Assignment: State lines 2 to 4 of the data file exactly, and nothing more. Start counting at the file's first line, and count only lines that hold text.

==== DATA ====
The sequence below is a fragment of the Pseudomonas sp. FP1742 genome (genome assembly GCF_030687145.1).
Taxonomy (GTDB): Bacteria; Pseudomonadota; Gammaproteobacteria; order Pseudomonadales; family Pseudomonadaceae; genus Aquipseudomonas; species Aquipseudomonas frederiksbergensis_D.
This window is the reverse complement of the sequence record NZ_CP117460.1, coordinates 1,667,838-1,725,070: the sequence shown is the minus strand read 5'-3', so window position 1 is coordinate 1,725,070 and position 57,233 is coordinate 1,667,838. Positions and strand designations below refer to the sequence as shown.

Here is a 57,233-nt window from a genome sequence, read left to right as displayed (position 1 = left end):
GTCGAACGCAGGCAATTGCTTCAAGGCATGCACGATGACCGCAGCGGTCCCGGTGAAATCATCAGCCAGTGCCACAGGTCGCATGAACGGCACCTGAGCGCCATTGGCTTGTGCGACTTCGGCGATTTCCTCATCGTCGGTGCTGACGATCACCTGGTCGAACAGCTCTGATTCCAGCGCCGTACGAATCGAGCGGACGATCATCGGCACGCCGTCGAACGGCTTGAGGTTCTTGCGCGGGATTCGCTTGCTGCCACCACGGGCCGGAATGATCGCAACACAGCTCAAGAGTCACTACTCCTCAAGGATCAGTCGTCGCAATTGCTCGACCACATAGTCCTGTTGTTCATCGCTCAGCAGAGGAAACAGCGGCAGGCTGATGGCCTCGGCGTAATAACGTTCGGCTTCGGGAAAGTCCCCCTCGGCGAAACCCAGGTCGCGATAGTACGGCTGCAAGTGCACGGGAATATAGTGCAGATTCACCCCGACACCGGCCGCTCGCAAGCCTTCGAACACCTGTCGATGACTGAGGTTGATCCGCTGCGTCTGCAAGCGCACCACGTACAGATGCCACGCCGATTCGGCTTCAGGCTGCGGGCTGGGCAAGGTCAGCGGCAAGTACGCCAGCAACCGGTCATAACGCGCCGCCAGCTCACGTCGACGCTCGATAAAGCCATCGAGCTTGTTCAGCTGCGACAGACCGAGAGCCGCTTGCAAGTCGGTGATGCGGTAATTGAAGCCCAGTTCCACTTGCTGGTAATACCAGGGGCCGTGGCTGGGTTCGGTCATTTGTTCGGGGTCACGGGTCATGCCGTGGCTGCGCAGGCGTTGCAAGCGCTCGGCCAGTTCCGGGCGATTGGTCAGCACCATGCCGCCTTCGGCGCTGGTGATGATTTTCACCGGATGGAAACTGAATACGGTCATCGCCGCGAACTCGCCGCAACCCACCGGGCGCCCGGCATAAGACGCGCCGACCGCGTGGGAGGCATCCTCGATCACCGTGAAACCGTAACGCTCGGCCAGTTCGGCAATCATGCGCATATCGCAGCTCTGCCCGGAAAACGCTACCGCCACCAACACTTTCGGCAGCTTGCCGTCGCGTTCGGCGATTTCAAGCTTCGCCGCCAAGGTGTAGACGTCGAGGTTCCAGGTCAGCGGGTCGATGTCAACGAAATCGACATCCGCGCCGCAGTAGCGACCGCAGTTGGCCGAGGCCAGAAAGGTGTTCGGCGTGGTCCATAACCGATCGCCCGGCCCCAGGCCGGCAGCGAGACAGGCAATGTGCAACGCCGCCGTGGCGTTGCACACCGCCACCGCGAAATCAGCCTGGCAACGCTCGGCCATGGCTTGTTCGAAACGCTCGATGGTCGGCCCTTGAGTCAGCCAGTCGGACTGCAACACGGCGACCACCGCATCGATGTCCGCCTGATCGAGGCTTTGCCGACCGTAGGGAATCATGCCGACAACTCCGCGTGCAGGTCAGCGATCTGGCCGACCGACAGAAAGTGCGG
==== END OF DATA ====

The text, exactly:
Taxonomy (GTDB): Bacteria; Pseudomonadota; Gammaproteobacteria; order Pseudomonadales; family Pseudomonadaceae; genus Aquipseudomonas; species Aquipseudomonas frederiksbergensis_D.
This window is the reverse complement of the sequence record NZ_CP117460.1, coordinates 1,667,838-1,725,070: the sequence shown is the minus strand read 5'-3', so window position 1 is coordinate 1,725,070 and position 57,233 is coordinate 1,667,838. Positions and strand designations below refer to the sequence as shown.

Here is a 57,233-nt window from a genome sequence, read left to right as displayed (position 1 = left end):